Not surprisingly, the authorities and experts didn't like it. Apparently it was biased and misleading and "people would die" as a result of watching it.

An ABC internal review has now found that the program breached editorial standards on impartiality and the videos have been taken down from the website.

I can attest to the Catalyst episodes being a big deal here. I didn't know they were being aired until I started getting phone calls from family saying things like "turn on the ABC, there's some people agreeing with you about fat". 

Of course I didn't think the show was biased, but maybe that's because the Heart Foundation, food companies and authorities have it had it their own way for decades. They've had a free run of things, with little to no opposition. When someone pops their head up to question their 'facts' and 'thorough research', they get it chopped off.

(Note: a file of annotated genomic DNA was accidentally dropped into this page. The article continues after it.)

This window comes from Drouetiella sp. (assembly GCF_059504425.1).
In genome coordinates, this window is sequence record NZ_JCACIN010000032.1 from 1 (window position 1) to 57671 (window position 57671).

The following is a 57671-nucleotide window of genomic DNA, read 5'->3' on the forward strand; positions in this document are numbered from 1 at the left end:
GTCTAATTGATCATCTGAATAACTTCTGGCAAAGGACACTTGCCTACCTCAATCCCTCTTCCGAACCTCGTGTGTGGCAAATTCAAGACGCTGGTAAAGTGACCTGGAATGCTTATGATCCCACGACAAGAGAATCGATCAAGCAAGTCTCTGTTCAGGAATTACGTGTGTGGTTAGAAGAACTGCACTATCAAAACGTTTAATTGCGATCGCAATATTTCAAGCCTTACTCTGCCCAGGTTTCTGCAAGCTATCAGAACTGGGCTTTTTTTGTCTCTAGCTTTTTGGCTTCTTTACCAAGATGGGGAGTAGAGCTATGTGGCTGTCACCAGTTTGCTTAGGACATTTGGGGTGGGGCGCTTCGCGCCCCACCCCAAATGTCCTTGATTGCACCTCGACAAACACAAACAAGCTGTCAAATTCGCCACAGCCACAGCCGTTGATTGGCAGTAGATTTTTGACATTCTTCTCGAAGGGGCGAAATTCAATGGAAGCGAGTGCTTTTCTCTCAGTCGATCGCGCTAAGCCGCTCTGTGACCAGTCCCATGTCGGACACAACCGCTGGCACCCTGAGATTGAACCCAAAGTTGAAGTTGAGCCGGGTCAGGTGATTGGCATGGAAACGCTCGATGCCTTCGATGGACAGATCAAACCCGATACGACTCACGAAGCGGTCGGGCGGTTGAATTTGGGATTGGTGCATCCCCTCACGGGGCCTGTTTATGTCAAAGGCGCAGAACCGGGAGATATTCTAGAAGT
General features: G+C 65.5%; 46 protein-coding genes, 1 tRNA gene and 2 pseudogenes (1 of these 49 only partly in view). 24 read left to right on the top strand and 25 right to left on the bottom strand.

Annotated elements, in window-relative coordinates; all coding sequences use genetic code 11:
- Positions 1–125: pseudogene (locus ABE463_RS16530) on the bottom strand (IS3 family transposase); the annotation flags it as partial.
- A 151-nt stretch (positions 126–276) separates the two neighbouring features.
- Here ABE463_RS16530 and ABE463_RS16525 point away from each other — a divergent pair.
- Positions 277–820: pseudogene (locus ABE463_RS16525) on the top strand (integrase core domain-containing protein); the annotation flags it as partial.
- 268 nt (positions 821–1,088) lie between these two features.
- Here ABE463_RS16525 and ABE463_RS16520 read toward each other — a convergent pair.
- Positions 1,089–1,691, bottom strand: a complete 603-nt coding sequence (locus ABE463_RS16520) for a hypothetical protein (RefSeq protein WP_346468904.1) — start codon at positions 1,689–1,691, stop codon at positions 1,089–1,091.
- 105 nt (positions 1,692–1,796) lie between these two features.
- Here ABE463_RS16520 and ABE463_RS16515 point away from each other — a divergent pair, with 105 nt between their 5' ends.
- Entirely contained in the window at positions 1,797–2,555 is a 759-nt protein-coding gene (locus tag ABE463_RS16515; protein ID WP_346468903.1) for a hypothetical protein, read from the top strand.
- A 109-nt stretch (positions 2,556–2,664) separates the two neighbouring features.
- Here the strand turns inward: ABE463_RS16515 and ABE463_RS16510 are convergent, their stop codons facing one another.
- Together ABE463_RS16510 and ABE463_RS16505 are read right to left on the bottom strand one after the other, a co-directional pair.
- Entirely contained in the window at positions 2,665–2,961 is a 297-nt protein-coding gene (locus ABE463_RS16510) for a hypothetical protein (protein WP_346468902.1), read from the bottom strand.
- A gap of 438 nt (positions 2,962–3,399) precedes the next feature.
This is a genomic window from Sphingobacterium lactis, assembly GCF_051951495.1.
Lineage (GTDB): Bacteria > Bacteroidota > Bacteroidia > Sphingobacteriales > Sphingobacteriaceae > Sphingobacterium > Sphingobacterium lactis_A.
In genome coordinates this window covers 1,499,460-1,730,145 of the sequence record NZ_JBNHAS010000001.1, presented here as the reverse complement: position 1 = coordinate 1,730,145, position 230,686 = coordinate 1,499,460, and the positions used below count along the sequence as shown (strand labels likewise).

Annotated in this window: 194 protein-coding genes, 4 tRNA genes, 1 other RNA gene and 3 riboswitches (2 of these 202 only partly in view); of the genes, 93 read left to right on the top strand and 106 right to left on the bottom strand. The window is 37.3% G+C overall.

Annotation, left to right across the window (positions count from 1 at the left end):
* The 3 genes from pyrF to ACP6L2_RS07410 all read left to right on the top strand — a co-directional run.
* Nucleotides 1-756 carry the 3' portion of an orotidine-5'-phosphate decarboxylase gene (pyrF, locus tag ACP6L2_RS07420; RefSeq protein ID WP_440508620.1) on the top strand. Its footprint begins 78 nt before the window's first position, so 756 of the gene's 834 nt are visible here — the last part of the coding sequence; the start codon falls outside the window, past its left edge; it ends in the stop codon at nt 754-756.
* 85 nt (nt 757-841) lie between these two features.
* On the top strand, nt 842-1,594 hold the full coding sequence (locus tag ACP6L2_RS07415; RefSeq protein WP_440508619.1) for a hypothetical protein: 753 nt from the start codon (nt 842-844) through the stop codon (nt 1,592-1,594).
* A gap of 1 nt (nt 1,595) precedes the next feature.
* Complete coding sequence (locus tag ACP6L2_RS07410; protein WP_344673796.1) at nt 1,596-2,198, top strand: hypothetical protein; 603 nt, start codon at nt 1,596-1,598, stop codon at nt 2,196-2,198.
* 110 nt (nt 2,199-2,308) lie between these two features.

Sad, but predictable, and I certainly hope it isn't the end of rational debate on this incredibly important topic.

You may still be able to view the episodes on YouTube or otherwise. While they aren't flawless in their presentation, they did wake a few people up and have them questioning why they were taking pills "just because".

not relevant, but nice to look at. Mmmm..mud crabs.

Friday, 9 May 2014

Gimp suit required

If we are to believe the press and a certain group of scientists (c’mon, don’t be a skeptic, why wouldn't we?), cancer cells represent a morbidly obese Biggest Loser contestant and Low Density Lipoproteins are an all-you-can-eat buffet.

If you’re in to self-harm, you can read the relevant paper here -

It is chock-full of gobbledygook and you only need to skim the title to realise it is a painful read – “Cholesterol Regulates Syntaxin 6 Trafficking at trans-Golgi Network Endosomal Boundaries”.

Dr Thomas Grewall, from the University of Sydney, is obviously a very smart man because he knows what Syntaxin 6 is and where the trans-Golgi network leads to. I tried to read his team's paper but I recently retired my Gimp suit and ball and gag and I think if you’re going to practice masochism you should always do it in the proper uniform.